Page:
This is no hike. Mount Hunger is a serious C-L-I-M-B! But let me tell you, it’s a worth-the-drive-from-anywhere kind of climb.
Rated “Advanced” and “Difficult” in various hiking guides, Mount Hunger is smaller than its sister, Camel’s Hump, across the valley. That said, Mount Hunger at 3500 feet has 2300 feet of elevation gain over its 2.1 mile ascent. On this 58F Tuesday morning in early September, there is no fee to hike this trail . Or on any morning for that matter.
After an overnight with friends Phyllis and Wally in Burlington, we have a simple 30 minute drive south on I-89 to Waterbury, VT. Taking exit 10 north past the Ben and Jerry’s Ice Cream Complex towards Stowe on route 100, we hang a right on Howard Avenue to Waterbury Center and eventually work our way to a left onto Sweet Road. A a mile and a half later we arrive at a designated parking area; coincidentally we park next to a car with Maine plates.
Immediately the trail gets your attention as it steadily rises towards the summit of Mount Hunger. With Hannah in the lead, we hike along a trail of gnarly roots, stones, and protruding larger rocks. The forest canopy covers us nearly completely and will do so until the last few hundred feet of the trail to the summit.
Breathing heavily and stepping on and around rocks, we hike steadily through a forest of pines and hardwoods. Crossing small mountain rivulets, the trail climbs higher and higher with its Adirondack switchbacks (i.e., the trail goes straight up the mountain).
Soon the rock facing sides of the mountain have us scrambling as we engage in hand-to-stone combat. Meeting up with the couple from Maine with their golden retriever, we think there is no way that their pooch can make it over these slick stone facades to the top. Surely, they will turn back.
We do banter with them long enough for me to ask them if they think there are antennas on the summit. They think not, but my question is just a ruse to launch into the story of two antennas meeting on a roof, falling in love, and getting married. The wedding was just okay, but the reception was terrific. Surprised and pleased, they smile and we as strangers relax in each other’s company.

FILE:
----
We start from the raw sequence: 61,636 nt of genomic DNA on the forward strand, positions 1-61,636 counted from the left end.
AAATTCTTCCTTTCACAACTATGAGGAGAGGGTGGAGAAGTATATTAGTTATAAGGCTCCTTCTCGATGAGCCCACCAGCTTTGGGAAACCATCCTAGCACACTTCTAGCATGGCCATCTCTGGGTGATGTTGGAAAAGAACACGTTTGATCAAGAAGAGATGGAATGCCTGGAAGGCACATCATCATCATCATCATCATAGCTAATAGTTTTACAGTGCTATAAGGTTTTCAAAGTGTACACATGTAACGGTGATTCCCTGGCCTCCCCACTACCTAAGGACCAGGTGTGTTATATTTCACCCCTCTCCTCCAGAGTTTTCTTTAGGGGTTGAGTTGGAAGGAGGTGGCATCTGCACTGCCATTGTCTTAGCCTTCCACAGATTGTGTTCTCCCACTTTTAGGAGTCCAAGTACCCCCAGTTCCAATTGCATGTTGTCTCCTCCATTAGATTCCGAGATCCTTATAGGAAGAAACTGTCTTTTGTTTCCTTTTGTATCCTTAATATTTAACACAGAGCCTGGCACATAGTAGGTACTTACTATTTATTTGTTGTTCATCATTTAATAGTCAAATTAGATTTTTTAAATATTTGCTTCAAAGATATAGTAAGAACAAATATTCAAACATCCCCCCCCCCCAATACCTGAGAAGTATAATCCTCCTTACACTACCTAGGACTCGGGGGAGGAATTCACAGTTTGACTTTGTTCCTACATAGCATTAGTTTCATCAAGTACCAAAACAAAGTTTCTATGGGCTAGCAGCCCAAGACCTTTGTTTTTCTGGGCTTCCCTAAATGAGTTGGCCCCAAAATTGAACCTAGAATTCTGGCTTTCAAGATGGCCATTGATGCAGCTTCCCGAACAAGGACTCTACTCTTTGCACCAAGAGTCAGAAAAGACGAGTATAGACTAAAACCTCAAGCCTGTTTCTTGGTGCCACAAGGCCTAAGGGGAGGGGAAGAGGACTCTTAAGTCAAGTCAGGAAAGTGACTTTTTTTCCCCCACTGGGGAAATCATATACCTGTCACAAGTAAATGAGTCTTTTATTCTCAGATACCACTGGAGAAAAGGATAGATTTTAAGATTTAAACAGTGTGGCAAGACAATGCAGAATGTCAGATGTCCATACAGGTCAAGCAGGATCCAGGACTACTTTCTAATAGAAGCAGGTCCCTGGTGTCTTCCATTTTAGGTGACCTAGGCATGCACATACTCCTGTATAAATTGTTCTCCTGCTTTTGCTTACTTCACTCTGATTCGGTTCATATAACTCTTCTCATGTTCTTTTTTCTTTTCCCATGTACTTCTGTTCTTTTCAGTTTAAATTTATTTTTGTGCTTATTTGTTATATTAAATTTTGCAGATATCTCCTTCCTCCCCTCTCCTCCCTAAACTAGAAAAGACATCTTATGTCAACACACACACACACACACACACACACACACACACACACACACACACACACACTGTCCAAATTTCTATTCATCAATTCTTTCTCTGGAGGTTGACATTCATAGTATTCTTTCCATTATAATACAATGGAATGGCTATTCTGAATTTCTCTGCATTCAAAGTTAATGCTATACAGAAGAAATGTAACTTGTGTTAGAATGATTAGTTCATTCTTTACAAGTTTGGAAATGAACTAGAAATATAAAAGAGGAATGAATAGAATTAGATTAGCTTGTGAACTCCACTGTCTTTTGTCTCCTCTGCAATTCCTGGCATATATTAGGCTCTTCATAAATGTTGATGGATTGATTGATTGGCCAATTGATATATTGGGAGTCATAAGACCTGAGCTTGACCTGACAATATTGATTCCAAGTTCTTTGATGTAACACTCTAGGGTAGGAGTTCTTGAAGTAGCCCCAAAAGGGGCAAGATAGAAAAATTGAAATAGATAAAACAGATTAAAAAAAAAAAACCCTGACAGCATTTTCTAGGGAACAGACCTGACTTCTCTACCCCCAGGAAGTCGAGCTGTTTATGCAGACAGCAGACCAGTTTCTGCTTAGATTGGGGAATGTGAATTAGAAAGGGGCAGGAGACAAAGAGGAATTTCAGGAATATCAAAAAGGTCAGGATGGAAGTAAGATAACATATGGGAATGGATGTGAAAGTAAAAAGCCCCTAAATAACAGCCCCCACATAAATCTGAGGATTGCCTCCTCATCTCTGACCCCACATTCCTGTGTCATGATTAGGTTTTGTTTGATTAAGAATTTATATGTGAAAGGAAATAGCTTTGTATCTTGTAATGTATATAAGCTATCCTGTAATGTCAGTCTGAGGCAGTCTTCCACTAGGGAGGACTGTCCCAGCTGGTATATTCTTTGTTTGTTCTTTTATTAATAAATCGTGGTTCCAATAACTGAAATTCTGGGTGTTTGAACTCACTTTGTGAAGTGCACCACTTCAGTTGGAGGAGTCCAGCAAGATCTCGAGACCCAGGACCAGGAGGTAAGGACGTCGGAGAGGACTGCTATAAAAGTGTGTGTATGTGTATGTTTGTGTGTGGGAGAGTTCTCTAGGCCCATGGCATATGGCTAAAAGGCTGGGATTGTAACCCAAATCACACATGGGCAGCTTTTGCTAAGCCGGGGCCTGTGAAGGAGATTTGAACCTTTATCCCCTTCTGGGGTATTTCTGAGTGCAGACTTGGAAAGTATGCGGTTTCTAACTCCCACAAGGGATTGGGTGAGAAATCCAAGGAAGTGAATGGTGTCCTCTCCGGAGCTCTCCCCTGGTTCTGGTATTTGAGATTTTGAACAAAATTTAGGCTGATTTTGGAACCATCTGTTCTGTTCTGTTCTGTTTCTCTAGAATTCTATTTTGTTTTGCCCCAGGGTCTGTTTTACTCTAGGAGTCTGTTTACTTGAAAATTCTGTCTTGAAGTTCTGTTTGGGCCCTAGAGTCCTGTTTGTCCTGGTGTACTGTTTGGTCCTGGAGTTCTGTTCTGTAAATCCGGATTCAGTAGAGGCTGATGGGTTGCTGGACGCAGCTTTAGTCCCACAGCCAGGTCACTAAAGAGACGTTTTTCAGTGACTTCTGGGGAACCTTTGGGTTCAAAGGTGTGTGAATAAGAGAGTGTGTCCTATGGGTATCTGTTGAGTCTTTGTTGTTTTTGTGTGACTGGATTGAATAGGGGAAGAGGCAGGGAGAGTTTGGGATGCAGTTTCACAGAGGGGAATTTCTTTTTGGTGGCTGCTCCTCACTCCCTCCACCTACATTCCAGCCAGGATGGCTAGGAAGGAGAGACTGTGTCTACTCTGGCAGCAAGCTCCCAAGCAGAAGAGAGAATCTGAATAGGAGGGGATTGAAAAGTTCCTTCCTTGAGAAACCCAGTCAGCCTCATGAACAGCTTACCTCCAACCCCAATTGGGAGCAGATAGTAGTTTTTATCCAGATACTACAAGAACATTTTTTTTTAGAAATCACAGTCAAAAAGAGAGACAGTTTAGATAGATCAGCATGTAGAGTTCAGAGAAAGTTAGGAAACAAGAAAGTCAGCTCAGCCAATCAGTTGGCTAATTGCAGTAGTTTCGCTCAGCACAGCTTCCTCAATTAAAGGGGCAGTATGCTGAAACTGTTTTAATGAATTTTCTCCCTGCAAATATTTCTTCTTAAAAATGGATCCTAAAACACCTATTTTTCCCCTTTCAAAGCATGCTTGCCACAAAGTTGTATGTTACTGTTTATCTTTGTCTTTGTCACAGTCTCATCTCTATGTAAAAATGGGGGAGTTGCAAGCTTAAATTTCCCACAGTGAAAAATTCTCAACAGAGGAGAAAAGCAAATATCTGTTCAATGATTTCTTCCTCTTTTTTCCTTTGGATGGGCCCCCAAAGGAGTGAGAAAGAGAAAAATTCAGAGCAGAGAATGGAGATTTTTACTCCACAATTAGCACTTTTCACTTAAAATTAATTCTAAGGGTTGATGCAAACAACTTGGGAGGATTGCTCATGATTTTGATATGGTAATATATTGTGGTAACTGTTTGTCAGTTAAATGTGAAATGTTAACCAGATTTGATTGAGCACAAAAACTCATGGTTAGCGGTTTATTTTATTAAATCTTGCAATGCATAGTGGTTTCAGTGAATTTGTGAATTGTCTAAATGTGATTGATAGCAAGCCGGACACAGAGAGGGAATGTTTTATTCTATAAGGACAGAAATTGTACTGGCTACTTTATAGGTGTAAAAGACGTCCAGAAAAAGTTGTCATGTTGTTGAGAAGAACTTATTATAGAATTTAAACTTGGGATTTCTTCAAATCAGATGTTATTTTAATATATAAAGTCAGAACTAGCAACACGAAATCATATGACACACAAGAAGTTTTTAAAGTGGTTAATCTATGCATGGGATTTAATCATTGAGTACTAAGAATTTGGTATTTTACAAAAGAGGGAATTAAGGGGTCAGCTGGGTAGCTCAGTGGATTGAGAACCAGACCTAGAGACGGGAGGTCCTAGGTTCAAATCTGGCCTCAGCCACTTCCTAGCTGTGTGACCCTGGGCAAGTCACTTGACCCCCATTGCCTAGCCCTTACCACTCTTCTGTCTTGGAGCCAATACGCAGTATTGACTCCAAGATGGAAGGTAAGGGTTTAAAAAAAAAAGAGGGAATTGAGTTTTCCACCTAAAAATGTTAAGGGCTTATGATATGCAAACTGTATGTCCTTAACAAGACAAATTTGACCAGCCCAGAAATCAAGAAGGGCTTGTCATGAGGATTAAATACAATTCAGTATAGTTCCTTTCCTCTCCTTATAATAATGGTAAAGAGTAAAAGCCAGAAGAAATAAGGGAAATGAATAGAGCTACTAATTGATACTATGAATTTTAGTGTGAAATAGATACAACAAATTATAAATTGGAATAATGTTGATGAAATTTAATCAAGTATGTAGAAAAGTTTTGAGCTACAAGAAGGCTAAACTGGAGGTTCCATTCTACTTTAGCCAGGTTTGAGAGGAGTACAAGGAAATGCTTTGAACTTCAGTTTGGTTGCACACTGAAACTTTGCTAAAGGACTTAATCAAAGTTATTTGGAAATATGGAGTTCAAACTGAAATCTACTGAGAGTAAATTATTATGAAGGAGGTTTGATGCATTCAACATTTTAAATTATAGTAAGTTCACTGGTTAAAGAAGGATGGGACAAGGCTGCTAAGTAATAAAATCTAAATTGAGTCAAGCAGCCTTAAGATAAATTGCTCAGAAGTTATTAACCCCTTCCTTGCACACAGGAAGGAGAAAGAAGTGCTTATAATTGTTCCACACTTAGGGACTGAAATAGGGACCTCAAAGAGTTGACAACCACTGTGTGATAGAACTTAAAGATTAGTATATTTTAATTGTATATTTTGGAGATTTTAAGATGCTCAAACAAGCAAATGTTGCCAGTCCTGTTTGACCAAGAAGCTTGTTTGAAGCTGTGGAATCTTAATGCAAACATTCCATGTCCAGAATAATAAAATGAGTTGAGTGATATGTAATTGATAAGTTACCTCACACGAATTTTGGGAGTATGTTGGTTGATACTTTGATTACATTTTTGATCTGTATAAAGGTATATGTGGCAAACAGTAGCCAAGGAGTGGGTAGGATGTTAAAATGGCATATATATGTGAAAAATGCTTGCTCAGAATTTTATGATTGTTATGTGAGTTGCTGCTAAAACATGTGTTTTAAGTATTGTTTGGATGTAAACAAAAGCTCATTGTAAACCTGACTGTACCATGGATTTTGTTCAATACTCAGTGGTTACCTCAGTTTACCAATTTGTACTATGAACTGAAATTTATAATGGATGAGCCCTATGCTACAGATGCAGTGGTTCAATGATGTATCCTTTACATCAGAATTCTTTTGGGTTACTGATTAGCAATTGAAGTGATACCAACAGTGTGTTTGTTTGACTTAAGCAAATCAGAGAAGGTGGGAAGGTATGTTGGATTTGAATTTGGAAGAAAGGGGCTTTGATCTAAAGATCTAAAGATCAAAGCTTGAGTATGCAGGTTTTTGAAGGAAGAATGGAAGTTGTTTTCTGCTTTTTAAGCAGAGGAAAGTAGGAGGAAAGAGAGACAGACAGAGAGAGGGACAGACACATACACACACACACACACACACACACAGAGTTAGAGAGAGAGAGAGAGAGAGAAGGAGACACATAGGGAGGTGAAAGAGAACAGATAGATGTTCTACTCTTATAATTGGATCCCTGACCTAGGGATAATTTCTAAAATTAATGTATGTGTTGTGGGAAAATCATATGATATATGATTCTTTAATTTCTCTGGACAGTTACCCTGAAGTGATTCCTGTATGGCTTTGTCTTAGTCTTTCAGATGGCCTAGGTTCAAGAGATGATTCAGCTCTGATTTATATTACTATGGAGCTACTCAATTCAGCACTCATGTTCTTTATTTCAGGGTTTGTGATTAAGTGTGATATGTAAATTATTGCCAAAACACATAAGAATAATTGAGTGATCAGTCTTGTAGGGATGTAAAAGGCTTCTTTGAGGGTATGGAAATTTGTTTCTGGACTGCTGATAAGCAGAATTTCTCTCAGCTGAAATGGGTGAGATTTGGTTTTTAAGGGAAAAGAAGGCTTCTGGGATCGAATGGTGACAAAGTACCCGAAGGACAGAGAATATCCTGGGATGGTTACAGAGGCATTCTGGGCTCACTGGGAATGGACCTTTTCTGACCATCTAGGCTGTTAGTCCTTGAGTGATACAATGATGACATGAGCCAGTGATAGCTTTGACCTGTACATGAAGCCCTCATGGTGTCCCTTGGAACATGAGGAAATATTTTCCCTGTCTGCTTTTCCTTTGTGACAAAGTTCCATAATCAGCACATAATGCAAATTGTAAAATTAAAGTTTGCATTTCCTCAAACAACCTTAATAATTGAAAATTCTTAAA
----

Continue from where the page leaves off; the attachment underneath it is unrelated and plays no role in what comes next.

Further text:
It’s a challenging but not perilous climb; worthy of its “difficult” rating. Soon we begin to see the first glimpses of blue sky through the leaves, knowing the summit is at hand.
On schedule within 200 feet of the top, we have a panoramic view of the Vermont countryside looking west to the Green Mountains. It’s real and it’s spectacular. An hour and twenty minutes after starting we have climbed the two miles up and been richly rewarded.
Within minutes the couple from Maine arrives with their golden retriever! Duly impressed, we want dog lovers to know that Mount Hunger is accessible for your canines, but it will be just as challenging for them as it will be for you. Later we learn that some dog owners carry their pets over some of the rock facades.
The top is windy and my sweatshirt warms me from the steady cool wind; Hannah wishes she had gloves. We have a 360 degree view with the Green Mountains to our west and the White Mountains of New Hampshire to the east. Surveying nature’s stunning beauty, we know a steep descent awaits. While the hand holds on the rock faces make the climb up manageable, what about sliding down these stony facades?
As we leave the summit, we immediately approach the rock faces, and it’s butt scraping time. And then it all seems quite manageable. In fact, this expansive rock face that we climbed up twenty minutes ago is easier coming down. Clearly it is no climb to do in wet conditions.
We soon meet an affable local with an Alaska hat; easy conversation follows. Feeling at ease, I ask if he has jumper cables. He shakes his head no, which offers me the invitation to tell him that a pair of jumper cables goes into a bar. The bartender says I’ll serve you but don’t start anything. He loves it. And I love that he loves it.
As we part, knowing he will see the Maine couple at the top, I say, Ask them about antennas. With this light-hearted interlude, the door opens for us to be a momentary community of hikers.
The hike down is slow going as our knees and toes in our boots take the brunt of our descent. Hannah is nimble and agile over the rocks and shows me the safest way down.
It turns out the hike down takes ten minutes longer (1h 30m) than the climb up. Though counter intuitive, in the beginning we are bursting with that start-of-the-hike energy. Coming down the mountain we are more cautious and mellow.
At 1P we return to the trailhead, de-sock and de-shoe for our sandals, agreeing with the guide book that calls Mount Hunger one of New England’s ten best hikes.
Heading for home, we pass the Ben and Jerry’s Ice Cream Complex. How can we pass up this opportunity to go on the factory tour. We are right here!
Well, there are two reasons: Owen and Max. How much better would it be to take our grandsons on the tour with us. Owen and Max, put it in the calendar of your future iPhone 12s: Omi and Boppa are taking you to Ben and Jerry’s.
For more information about this hike, try Hiking Vermont by Larry Fletcher (Mount Hunger pp. 145-147 for directions and description)